Blacksands appealed. As no supersedeas bond or other security was posted, however, ICBC began post-judgment discovery in an effort to locate assets that might be used to satisfy the judgment, serving document requests and interrogatories on or about March 24, 2016.
DI A84 ¶ 3.
The First Order
Blacksands initially stonewalled the discovery requests, interposing frivolous objections. ICBC then moved to compel responses. The Court granted the motion and, on August 22, 2016, directed Blacksands to "comply fully with the outstanding discovery requests within fourteen days of the date of th[e] order."
The Second Order
On September 6, 2016, the day Blacksands was obliged to comply with the August 22, 2016 order (the "First Order"), Blacksands's counsel wrote to the Court and claimed that Blacksands had "agree[d]" to pay the judgment "pending its appeal" and purportedly requested the Court's assistance in determining the amount due under the judgment. In reliance on the apparent commitment to pay, ICBC did not immediately seek further relief with respect to compliance with the First Order. The Court, at Blacksands's request, then held two conferences with counsel in what was said by Blacksands to be an effort to determine the amount owing. On September 27, 2016, however, at the conclusion of the second conference, the Court entered the following order (the "Second Order"):
The point supposedly at issue was the interest calculation. See DI A88.
"On August 22, 2016, this Court directed defendant to comply fully with certain outstanding discovery requests within fourteen days. It has not complied with that order.
"Unless the case is fully and definitively settled on or before October 3, 2016, defendant shall comply fully with those discovery requests no later than 4 p.m. on that date. Any failure to comply with this order may result in the imposition of sanctions, including those associated with contempt of court, as well as in the imposition of coercive sanctions and other relief for civil contempt."
DI A92. For the background in this paragraph, see Hessler Decl. [DI A102] ¶¶ 5-6.
No settlement was reached. Accordingly, Blacksands became obligated under the Second Order to comply fully with ICBC's discovery requests by 4:00 p.m. on October 3, 2016. It failed to respond.
DI A102 ¶ 7.
In the meantime, the Court of Appeals affirmed the judgment against Blacksands.
ICBC (London) plc v. Blacksands Pac. Grp., Inc., 662 F. App'x 19 (2d Cir. 2016).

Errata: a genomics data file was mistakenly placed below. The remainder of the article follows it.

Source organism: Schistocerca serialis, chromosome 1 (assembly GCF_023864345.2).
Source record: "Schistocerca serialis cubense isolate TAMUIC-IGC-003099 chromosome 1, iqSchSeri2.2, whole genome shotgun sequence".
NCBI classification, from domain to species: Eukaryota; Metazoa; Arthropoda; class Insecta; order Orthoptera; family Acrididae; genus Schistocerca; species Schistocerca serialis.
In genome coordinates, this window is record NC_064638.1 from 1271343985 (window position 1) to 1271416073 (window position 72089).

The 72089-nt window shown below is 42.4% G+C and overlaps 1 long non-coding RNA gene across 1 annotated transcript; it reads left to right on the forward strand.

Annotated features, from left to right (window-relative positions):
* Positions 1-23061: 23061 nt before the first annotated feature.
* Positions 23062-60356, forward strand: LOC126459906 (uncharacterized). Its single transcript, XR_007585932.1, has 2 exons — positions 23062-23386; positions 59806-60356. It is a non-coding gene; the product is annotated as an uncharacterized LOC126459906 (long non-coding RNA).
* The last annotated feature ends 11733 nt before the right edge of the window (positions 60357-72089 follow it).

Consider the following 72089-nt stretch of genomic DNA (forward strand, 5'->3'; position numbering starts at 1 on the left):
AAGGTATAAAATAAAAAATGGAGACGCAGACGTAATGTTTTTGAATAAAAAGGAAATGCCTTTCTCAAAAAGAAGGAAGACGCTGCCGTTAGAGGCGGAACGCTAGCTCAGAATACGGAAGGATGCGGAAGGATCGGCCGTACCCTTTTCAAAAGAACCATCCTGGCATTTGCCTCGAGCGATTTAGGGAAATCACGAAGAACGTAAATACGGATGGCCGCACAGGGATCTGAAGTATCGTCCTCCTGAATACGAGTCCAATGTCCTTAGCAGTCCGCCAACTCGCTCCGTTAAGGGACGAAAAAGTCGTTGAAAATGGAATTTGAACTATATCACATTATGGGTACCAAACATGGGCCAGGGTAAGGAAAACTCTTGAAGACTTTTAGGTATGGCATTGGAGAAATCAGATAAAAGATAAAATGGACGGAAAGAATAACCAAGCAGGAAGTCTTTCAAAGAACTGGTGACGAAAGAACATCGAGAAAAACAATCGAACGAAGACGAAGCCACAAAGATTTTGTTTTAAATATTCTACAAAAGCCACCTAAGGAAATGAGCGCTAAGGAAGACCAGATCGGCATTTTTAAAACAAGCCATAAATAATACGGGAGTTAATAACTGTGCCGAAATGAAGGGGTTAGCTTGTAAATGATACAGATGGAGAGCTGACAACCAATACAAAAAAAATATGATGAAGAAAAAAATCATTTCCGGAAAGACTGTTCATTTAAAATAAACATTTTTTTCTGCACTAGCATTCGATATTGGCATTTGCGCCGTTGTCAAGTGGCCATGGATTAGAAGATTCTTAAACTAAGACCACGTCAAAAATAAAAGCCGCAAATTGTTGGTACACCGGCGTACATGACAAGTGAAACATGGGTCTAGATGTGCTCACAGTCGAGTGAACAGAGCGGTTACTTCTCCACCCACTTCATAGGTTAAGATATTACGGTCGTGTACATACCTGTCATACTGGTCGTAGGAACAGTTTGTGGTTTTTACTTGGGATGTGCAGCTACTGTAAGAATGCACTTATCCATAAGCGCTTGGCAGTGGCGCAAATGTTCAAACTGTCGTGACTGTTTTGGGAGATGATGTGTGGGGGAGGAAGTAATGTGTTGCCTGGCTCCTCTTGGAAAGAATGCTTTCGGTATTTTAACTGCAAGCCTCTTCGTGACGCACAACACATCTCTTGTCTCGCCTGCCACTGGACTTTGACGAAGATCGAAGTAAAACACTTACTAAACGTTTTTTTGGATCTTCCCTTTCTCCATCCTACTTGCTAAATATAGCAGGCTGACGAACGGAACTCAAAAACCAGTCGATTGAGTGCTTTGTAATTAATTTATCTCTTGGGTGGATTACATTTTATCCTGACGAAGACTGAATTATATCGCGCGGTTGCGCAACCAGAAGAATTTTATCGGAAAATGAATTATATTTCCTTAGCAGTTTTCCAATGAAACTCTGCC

The Civil Contempt Adjudications
On October 13, 2016, ICBC moved to hold Blacksands in civil contempt. No opposition was filed. Moreover, Blacksands's counsel offered no defense of Blacksands's noncompliance during the contempt hearing. On October 20, 2016, the Court orally held Blacksands in civil contempt and imposed coercive sanctions on it. The Court entered a written order to that effect on October 24, 2016. As will appear, the Court itself was empowered to institute criminal contempt proceedings based on the failure to comply with the orders. It elected, however, not to do so. It instead referred the matter to the United States Attorney—as it informed the parties it would—for him to consider whether to pursue criminal contempt charges "against Blacksands, [Blacksands's principal, Raheem Brennerman], or anyone else responsible."
Civil Contempt Hr'g Tr. 6:13-7:14, Oct. 20, 2016.
Oct. 20 Hr'g Tr. 8:23-9:4. The October 24 written order reiterated the Court's prior warning that Brennerman would be at risk of contempt proceedings directed at him personally in the event full compliance was not forthcoming:
"Upon application by the Plaintiff, the Court will consider the imposition of further sanctions, if there is an adequate showing that those imposed by this Order do not achieve compliance. Without limiting the generality of the foregoing, ICBC is at liberty to commence by appropriate process civil and/or criminal contempt proceedings against Raheem Brennerman and anyone else who is properly chargeable with contempt in this matter." DI A108.